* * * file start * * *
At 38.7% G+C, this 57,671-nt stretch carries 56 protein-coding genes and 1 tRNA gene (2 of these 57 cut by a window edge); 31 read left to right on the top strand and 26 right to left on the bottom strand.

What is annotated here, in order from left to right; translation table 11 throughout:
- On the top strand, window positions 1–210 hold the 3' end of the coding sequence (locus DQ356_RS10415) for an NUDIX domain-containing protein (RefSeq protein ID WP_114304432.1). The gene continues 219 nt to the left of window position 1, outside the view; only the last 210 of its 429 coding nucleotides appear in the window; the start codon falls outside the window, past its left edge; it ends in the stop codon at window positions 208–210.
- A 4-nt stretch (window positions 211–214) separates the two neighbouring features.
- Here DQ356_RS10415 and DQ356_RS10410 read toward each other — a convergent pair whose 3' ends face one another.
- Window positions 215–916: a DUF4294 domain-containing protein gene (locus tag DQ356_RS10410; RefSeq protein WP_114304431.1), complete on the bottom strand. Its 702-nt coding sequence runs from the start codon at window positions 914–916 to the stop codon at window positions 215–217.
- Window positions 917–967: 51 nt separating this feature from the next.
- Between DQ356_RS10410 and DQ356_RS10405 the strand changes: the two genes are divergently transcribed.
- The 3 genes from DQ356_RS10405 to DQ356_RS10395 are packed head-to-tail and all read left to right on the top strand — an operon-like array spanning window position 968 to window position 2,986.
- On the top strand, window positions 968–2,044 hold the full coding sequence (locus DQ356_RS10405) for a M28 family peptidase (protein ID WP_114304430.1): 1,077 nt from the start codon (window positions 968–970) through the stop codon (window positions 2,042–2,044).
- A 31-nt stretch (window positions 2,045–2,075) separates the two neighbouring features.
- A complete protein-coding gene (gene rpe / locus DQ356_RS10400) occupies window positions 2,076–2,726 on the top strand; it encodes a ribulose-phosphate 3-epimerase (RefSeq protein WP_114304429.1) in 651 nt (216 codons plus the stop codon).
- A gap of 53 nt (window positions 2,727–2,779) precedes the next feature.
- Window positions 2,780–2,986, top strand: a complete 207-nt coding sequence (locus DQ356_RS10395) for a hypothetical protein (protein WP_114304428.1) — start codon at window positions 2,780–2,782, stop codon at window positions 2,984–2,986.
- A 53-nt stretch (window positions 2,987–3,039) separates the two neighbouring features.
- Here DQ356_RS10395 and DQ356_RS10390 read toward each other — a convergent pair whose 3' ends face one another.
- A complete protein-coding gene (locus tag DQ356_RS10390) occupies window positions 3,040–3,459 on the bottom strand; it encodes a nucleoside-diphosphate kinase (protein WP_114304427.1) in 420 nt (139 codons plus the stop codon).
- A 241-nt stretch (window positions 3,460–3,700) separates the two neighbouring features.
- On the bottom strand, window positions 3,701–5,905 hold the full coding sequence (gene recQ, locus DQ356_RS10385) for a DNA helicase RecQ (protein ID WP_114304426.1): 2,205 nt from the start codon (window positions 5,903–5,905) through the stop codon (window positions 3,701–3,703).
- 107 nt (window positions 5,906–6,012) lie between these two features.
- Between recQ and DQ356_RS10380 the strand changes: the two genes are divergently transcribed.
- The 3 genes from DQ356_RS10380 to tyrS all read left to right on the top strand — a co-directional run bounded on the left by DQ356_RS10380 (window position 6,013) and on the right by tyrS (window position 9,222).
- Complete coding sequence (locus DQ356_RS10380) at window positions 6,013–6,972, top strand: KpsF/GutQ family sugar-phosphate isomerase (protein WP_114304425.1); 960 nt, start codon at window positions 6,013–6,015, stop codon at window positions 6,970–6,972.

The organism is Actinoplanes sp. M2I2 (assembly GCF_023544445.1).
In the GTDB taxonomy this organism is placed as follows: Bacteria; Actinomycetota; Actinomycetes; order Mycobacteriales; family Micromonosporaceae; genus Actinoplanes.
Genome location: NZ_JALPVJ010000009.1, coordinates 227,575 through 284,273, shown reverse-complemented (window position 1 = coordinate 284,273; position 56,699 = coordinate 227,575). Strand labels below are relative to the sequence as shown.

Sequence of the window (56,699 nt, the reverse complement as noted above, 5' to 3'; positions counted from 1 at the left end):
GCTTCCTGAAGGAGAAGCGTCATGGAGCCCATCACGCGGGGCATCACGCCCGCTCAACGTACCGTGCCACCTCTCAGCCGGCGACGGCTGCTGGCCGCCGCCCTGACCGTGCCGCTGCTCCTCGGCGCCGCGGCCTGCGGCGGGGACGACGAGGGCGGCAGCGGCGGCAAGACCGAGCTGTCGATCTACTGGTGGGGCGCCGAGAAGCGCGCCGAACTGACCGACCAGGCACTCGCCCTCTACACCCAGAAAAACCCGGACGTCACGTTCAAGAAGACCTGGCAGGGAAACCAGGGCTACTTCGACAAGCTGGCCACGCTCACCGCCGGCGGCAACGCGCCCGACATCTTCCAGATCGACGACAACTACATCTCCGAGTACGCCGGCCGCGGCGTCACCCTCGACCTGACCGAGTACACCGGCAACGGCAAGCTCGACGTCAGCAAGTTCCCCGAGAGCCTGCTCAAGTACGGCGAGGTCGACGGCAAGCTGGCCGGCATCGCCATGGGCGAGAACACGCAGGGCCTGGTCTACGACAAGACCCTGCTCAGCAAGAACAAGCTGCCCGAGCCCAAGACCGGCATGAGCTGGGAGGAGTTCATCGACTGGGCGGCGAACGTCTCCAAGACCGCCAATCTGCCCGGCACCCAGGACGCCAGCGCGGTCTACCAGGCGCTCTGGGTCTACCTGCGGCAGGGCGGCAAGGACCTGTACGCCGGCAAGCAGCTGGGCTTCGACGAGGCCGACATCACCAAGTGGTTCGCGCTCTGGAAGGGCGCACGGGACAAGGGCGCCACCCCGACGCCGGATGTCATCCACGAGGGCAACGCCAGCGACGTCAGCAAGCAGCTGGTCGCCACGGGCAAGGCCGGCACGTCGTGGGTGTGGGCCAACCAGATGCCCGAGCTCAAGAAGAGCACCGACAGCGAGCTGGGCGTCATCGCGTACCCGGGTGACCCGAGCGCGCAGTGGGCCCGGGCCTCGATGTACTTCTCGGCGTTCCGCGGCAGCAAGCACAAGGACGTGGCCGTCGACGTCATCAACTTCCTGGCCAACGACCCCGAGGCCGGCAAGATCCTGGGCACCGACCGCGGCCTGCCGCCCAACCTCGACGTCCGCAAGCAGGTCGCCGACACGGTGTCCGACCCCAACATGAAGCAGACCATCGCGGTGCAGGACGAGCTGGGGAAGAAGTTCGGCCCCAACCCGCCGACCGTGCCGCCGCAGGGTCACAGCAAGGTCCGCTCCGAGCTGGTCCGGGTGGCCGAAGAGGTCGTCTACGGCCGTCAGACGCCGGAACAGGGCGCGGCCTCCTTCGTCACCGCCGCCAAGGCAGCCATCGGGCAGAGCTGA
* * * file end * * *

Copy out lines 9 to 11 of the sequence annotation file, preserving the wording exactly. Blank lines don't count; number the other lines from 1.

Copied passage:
- The 3 genes from DQ356_RS10405 to DQ356_RS10395 are packed head-to-tail and all read left to right on the top strand — an operon-like array spanning window position 968 to window position 2,986.
- On the top strand, window positions 968–2,044 hold the full coding sequence (locus DQ356_RS10405) for a M28 family peptidase (protein ID WP_114304430.1): 1,077 nt from the start codon (window positions 968–970) through the stop codon (window positions 2,042–2,044).
- A 31-nt stretch (window positions 2,045–2,075) separates the two neighbouring features.